"Women absolutely have it worse and Clinton is the most scrutinized because she's the most visible female candidate in the history of the United States," he said. "For me to be ugly is much easier. Clinton has to look matronly without looking beautiful, tough without looking harsh."
Ferraro, Democratic presidential candidate Walter Mondale's running mate in 1984, said her experience on the campaign trail was very different from Clinton's.
"I was only doing it for four months. These people have been doing it over a year," Ferraro said. "I had all the trappings of a national campaign, my own plane and I stayed in the best hotels and had Secret Service — it's very different."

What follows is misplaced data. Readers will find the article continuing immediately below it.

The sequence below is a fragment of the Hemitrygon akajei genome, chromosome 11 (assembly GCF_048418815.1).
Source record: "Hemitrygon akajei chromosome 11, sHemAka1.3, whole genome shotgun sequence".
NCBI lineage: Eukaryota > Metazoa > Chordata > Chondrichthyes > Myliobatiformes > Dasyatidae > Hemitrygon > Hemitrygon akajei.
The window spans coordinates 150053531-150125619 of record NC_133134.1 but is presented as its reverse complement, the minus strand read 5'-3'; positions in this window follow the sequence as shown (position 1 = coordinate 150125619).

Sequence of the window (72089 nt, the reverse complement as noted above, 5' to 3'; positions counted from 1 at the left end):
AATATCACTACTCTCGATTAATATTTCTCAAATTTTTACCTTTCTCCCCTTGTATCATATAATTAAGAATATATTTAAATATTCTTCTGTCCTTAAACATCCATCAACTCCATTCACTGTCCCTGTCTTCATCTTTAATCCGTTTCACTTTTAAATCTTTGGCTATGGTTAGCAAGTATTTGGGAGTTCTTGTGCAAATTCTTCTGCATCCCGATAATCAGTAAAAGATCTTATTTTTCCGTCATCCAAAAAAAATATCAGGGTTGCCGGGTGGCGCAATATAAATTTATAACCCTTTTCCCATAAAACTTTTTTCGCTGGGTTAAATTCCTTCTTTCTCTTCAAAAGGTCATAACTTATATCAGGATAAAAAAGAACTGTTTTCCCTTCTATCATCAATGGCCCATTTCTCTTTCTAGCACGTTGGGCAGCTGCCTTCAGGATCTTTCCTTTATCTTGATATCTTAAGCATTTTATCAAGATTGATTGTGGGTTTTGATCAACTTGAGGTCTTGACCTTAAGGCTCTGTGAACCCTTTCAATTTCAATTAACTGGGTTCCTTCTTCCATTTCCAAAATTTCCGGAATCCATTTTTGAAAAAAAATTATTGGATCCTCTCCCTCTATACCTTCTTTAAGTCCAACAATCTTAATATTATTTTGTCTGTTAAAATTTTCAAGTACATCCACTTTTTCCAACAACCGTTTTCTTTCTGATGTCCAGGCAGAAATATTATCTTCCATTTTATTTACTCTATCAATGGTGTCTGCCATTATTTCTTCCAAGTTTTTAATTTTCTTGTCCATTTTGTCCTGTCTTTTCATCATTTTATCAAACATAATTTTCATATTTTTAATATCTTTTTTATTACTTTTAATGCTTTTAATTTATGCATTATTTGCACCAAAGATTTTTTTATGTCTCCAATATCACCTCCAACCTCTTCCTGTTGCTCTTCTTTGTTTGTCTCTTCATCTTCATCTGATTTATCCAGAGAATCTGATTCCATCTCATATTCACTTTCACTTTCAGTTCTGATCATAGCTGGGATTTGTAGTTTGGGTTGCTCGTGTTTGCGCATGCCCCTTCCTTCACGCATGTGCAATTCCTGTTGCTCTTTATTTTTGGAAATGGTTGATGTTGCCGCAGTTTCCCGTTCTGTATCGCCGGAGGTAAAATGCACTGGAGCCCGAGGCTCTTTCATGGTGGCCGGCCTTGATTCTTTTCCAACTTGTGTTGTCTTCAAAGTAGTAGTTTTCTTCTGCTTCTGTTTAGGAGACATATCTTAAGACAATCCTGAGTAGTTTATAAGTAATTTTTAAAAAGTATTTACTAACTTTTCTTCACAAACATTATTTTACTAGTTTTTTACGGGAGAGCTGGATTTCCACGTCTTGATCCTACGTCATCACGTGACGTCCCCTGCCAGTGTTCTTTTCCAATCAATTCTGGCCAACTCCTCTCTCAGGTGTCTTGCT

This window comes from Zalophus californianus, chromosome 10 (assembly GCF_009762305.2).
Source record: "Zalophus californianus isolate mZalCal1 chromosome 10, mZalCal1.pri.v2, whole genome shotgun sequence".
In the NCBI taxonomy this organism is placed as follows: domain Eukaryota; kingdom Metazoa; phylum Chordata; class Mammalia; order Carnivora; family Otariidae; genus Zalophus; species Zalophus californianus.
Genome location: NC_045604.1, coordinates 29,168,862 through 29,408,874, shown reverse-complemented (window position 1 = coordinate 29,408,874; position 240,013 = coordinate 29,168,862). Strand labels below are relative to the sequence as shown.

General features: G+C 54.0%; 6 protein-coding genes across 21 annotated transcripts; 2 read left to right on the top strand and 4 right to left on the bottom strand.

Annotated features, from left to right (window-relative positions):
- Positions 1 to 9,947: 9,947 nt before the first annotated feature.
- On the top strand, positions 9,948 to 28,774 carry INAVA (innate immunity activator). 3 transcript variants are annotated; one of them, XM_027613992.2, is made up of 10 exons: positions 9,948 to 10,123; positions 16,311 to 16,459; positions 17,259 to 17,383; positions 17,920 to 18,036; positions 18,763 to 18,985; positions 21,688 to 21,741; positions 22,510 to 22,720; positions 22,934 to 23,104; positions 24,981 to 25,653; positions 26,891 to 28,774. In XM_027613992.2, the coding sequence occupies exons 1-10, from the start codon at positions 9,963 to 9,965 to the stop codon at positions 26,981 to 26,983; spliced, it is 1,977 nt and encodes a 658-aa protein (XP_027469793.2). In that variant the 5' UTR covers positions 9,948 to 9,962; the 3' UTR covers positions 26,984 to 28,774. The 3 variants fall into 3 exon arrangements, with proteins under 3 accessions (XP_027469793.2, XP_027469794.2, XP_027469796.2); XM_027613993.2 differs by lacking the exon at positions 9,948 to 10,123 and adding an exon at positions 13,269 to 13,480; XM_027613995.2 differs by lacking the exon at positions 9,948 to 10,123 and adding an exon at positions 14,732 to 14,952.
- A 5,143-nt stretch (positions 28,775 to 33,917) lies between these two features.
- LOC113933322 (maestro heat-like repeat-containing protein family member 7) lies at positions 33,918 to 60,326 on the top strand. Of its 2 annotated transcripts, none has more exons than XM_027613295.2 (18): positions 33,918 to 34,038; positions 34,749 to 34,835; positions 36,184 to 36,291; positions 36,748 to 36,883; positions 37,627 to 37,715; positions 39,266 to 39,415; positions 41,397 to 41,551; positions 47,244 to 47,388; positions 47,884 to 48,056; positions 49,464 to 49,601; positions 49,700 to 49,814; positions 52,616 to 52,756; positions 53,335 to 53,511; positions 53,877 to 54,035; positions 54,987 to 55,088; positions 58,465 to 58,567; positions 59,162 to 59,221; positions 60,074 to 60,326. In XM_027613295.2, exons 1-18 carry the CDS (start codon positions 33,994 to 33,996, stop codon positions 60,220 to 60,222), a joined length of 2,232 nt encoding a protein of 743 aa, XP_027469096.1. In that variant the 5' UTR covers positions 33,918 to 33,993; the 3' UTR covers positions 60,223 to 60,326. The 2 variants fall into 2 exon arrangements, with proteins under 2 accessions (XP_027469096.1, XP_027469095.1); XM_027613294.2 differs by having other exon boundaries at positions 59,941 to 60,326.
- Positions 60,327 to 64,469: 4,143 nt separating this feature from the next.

"You really have to have the drive and the energy and the desire to do something like this," added Ferraro, who has endorsed Clinton.
American University's Brewer said she hopes voters realize it's not a candidate's appearance, but rather their stance on issues that should matter most.
"This is not a beauty pageant and it becomes distracting when people begin to think all that matters is looks," Brewer said. "An unflattering photograph of Clinton or any other female candidate does not qualify her for being credible and willing to serve."
"I don't know if we can avoid [discussing it], but it would be better if everyone was taken on their merit — everything else is just a distraction," she said.